Return to NetVUE Homepage A NetVUE Resource Page: Thinking about Vocation in a Time of Pandemic

​Last Updated: October 27, 2020

Note: some resources and links that were previously posted to this page have been removed, in order to allow space for newer, updated, or more relevant material to be added. View the archive to access previously-posted entries.

WEBINARS

NetVUE has started hosting webinars addressing particular topics of interest and concern to the wider NetVUE community: “Theological Responses to the Pandemic” (June), “Fighting the Good Fight: Social Justice, Activism, and Vocation” (July), and “Courageous Texts, Courageous Teaching” (late July). More recently, a webinar focused on “Transitions: Navigating our Vocations in an Uncertain Present” took place in September.  A webinar addressing how campuses with NetVUE grants have pivoted during the pandemic was held in October. 
These webinars can be accessed through this link (please note that the link requires a log-in)and are also available through the NetVUE online library (see the “Digital Media” folder). Coming up in December, we have a webinar addressing “The Scientific Vocation in a Time of Crisis” featuring faculty members in the natural, social, and applied sciences. This webinar will take place on Wednesday, December 2, at 3:00-4:30 pm Eastern. Faculty members and staff at NetVUE institutions can find registration information on the NetVUE Online Community.
                                         

ZOOM CONVERSATIONS and workshops

NetVUE has been hosting conversations among administrators, faculty, and staff from the various campuses based on their role or portfolio. Thus far, gatherings have been hosted for chaplains, for directors and staff at centers for vocation and/or career services, and staff working in academic affairs or student affairs. Zoom has also enabled us to host online workshops. Diversity practitioner Nimisha Barton will facilitate a workshop on “Bias, Privilege, and Educational Freedom” on October 27, at 3:00-4:15 pm Eastern. Faculty members and staff at NetVUE institutions can find registration information on the NetVUE Online Community.

If you work at a NetVUE institution and would be interested in participating in (or facilitating) a conversation with colleagues in any of these areas (or others), please contact Lynne Spoelhof, NetVUE program manager, at lspoelhof@cic.nche.edu.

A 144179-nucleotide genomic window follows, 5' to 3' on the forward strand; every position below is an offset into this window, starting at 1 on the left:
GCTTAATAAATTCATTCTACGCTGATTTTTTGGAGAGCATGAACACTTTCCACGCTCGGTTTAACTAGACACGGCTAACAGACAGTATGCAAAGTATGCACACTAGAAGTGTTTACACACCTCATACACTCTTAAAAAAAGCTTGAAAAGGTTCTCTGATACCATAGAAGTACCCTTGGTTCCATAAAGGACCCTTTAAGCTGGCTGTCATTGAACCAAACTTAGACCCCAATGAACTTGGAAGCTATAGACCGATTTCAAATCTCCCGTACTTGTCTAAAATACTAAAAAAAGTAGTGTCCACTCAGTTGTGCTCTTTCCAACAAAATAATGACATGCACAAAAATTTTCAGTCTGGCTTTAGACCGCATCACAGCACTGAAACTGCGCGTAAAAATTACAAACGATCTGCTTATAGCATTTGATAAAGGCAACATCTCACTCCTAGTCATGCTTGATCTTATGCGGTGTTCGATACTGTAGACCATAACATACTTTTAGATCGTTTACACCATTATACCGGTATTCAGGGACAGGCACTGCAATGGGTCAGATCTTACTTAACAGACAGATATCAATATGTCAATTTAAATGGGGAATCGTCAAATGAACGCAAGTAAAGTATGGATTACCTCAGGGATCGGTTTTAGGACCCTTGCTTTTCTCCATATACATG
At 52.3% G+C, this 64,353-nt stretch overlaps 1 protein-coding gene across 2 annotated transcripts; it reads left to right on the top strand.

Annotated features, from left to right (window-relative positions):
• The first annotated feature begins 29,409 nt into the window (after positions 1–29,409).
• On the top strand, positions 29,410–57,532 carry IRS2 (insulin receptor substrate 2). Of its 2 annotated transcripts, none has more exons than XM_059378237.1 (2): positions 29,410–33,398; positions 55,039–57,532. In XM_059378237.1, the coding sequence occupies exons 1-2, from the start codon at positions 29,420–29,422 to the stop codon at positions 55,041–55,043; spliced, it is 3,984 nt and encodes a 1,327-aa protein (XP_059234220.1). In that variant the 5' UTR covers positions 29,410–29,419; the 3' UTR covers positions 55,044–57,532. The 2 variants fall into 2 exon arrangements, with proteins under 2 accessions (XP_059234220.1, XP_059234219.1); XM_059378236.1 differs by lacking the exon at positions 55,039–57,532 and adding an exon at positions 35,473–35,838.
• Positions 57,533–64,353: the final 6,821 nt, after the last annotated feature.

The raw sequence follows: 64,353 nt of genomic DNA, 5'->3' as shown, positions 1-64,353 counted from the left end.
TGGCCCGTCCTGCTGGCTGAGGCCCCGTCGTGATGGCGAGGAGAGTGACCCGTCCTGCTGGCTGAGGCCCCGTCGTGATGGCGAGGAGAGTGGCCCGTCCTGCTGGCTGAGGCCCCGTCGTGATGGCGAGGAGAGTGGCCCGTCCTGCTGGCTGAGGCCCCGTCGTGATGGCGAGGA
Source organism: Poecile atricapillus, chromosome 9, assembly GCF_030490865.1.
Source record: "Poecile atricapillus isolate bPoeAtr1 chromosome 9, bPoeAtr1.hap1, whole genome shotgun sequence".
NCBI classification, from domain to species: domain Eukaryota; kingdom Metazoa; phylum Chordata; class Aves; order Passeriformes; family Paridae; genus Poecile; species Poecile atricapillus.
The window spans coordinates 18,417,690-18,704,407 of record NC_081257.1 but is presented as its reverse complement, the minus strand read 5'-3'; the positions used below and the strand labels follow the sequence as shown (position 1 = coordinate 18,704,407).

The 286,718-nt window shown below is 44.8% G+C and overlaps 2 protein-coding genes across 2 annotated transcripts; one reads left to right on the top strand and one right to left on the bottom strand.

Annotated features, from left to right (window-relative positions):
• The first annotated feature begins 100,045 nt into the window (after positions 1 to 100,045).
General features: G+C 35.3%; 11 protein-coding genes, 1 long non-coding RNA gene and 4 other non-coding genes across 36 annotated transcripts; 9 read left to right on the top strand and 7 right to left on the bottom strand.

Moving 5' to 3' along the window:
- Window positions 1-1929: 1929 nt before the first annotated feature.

VOCATION MATTERS

The NetVUE blog includes posts related to themes of vocation in times of suffering and crisis. View a (regularly updated) list of these resources. Here is a partial list of posts from the past few weeks that specifically address vocation in a time of pandemic and social upheaval:

If you have written (or are currently writing) a piece that might be appropriate for the NetVUE blog, please email Hannah Schell, NetVUE online community coordinator, at hschell@cic.nche.edu.

NETWORK ONLINE COMMUNITY: RESOURCES FOLDER

The NetVUE online community network now includes a folder for materials created by staff and faculty members at NetVUE campuses for use with students during the current pandemic. This folder is continually updated as materials are shared with us. The NetVUE online community requires a login, but anyone who works at a NetVUE member institution can obtain credentials. Click on “Library” and open the folder titled “Discussion Board Documents” in order to access a folder marked “Pandemic-related.” If you know of something that might be usefully added to this folder, please send it to Hannah Schell at hschell@cic.nche.edu. If you are not able to access the online library, please send your name, title, institution, email address, and phone number to Lynne Spoelhof at lspoelhof@cic.nche.edu, and she will provide you with login credentials.

WEBSITES AND ONLINE COMMUNITIES

These websites and communities are available elsewhere on the internet, and may be of interest to those who teach undergraduate students or work with them in areas related to vocational reflection and discernment:


ESSAYS AND BLOG POSTS ELSEWHERE ON THE INTERNET

And finally—because we all need it—a little humor: